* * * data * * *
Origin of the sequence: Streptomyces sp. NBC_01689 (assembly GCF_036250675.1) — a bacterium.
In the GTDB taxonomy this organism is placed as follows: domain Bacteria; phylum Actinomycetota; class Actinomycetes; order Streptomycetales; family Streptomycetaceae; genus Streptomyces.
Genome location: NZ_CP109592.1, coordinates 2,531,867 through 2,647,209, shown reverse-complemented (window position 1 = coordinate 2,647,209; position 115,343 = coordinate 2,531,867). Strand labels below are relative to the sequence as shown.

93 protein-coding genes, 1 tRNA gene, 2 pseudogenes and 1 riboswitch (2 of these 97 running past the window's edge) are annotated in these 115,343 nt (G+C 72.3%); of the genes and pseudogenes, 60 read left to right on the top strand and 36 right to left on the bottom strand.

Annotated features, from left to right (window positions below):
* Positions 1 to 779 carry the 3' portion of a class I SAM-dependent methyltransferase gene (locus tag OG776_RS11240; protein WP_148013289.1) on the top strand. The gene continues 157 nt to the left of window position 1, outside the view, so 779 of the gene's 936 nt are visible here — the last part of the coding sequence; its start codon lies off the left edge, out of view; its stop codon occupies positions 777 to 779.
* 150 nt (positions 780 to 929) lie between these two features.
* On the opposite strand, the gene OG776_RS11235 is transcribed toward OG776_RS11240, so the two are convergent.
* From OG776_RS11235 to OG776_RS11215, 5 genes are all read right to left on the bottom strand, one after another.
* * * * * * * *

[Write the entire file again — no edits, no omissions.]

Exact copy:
Origin of the sequence: Streptomyces sp. NBC_01689 (assembly GCF_036250675.1) — a bacterium.
In the GTDB taxonomy this organism is placed as follows: domain Bacteria; phylum Actinomycetota; class Actinomycetes; order Streptomycetales; family Streptomycetaceae; genus Streptomyces.
Genome location: NZ_CP109592.1, coordinates 2,531,867 through 2,647,209, shown reverse-complemented (window position 1 = coordinate 2,647,209; position 115,343 = coordinate 2,531,867). Strand labels below are relative to the sequence as shown.

93 protein-coding genes, 1 tRNA gene, 2 pseudogenes and 1 riboswitch (2 of these 97 running past the window's edge) are annotated in these 115,343 nt (G+C 72.3%); of the genes and pseudogenes, 60 read left to right on the top strand and 36 right to left on the bottom strand.

Annotated features, from left to right (window positions below):
* Positions 1 to 779 carry the 3' portion of a class I SAM-dependent methyltransferase gene (locus tag OG776_RS11240; protein WP_148013289.1) on the top strand. The gene continues 157 nt to the left of window position 1, outside the view, so 779 of the gene's 936 nt are visible here — the last part of the coding sequence; its start codon lies off the left edge, out of view; its stop codon occupies positions 777 to 779.
* 150 nt (positions 780 to 929) lie between these two features.
* On the opposite strand, the gene OG776_RS11235 is transcribed toward OG776_RS11240, so the two are convergent.
* From OG776_RS11235 to OG776_RS11215, 5 genes are all read right to left on the bottom strand, one after another.